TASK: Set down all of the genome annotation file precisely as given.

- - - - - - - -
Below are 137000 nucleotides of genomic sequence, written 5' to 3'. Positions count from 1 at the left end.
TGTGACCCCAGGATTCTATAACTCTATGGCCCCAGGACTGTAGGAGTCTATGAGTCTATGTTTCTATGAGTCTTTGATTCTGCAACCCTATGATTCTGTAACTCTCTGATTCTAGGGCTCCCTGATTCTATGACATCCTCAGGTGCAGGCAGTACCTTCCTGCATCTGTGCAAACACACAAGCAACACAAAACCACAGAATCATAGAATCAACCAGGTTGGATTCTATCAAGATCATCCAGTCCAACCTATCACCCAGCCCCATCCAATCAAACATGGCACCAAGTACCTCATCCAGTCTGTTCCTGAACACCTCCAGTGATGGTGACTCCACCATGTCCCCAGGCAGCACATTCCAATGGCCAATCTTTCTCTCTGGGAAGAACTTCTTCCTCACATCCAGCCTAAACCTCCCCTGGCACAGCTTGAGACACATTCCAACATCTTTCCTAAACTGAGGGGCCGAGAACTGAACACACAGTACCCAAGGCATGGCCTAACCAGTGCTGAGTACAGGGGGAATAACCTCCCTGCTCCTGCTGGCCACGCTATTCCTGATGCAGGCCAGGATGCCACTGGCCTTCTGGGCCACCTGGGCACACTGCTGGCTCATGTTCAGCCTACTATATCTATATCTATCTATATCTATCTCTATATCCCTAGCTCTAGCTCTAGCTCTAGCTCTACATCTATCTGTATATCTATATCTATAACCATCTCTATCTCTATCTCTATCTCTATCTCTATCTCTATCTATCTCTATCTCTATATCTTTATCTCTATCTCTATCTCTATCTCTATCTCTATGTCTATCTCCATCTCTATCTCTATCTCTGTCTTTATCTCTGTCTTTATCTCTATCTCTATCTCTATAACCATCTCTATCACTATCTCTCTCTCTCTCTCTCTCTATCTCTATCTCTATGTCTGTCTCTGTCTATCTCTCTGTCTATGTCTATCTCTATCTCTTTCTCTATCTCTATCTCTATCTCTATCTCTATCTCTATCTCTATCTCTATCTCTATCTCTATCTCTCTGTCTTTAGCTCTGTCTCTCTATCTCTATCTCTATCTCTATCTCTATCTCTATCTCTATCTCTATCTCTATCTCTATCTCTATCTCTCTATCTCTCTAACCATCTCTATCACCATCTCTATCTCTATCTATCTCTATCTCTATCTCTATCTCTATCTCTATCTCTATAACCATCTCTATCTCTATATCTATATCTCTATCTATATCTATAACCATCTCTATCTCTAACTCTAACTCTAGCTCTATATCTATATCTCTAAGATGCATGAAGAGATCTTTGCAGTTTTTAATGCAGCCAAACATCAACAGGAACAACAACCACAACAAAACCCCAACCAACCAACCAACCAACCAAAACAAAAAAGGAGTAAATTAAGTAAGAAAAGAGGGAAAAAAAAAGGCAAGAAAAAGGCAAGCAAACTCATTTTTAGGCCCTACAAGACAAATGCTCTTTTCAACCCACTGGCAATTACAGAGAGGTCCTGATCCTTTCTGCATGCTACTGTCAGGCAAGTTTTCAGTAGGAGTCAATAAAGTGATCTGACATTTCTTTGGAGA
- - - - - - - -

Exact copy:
Below are 137000 nucleotides of genomic sequence, written 5' to 3'. Positions count from 1 at the left end.
TGTGACCCCAGGATTCTATAACTCTATGGCCCCAGGACTGTAGGAGTCTATGAGTCTATGTTTCTATGAGTCTTTGATTCTGCAACCCTATGATTCTGTAACTCTCTGATTCTAGGGCTCCCTGATTCTATGACATCCTCAGGTGCAGGCAGTACCTTCCTGCATCTGTGCAAACACACAAGCAACACAAAACCACAGAATCATAGAATCAACCAGGTTGGATTCTATCAAGATCATCCAGTCCAACCTATCACCCAGCCCCATCCAATCAAACATGGCACCAAGTACCTCATCCAGTCTGTTCCTGAACACCTCCAGTGATGGTGACTCCACCATGTCCCCAGGCAGCACATTCCAATGGCCAATCTTTCTCTCTGGGAAGAACTTCTTCCTCACATCCAGCCTAAACCTCCCCTGGCACAGCTTGAGACACATTCCAACATCTTTCCTAAACTGAGGGGCCGAGAACTGAACACACAGTACCCAAGGCATGGCCTAACCAGTGCTGAGTACAGGGGGAATAACCTCCCTGCTCCTGCTGGCCACGCTATTCCTGATGCAGGCCAGGATGCCACTGGCCTTCTGGGCCACCTGGGCACACTGCTGGCTCATGTTCAGCCTACTATATCTATATCTATCTATATCTATCTCTATATCCCTAGCTCTAGCTCTAGCTCTAGCTCTACATCTATCTGTATATCTATATCTATAACCATCTCTATCTCTATCTCTATCTCTATCTCTATCTCTATCTATCTCTATCTCTATATCTTTATCTCTATCTCTATCTCTATCTCTATCTCTATGTCTATCTCCATCTCTATCTCTATCTCTGTCTTTATCTCTGTCTTTATCTCTATCTCTATCTCTATAACCATCTCTATCACTATCTCTCTCTCTCTCTCTCTCTATCTCTATCTCTATGTCTGTCTCTGTCTATCTCTCTGTCTATGTCTATCTCTATCTCTTTCTCTATCTCTATCTCTATCTCTATCTCTATCTCTATCTCTATCTCTATCTCTATCTCTATCTCTCTGTCTTTAGCTCTGTCTCTCTATCTCTATCTCTATCTCTATCTCTATCTCTATCTCTATCTCTATCTCTATCTCTATCTCTATCTCTCTATCTCTCTAACCATCTCTATCACCATCTCTATCTCTATCTATCTCTATCTCTATCTCTATCTCTATCTCTATCTCTATAACCATCTCTATCTCTATATCTATATCTCTATCTATATCTATAACCATCTCTATCTCTAACTCTAACTCTAGCTCTATATCTATATCTCTAAGATGCATGAAGAGATCTTTGCAGTTTTTAATGCAGCCAAACATCAACAGGAACAACAACCACAACAAAACCCCAACCAACCAACCAACCAACCAAAACAAAAAAGGAGTAAATTAAGTAAGAAAAGAGGGAAAAAAAAAGGCAAGAAAAAGGCAAGCAAACTCATTTTTAGGCCCTACAAGACAAATGCTCTTTTCAACCCACTGGCAATTACAGAGAGGTCCTGATCCTTTCTGCATGCTACTGTCAGGCAAGTTTTCAGTAGGAGTCAATAAAGTGATCTGACATTTCTTTGGAGA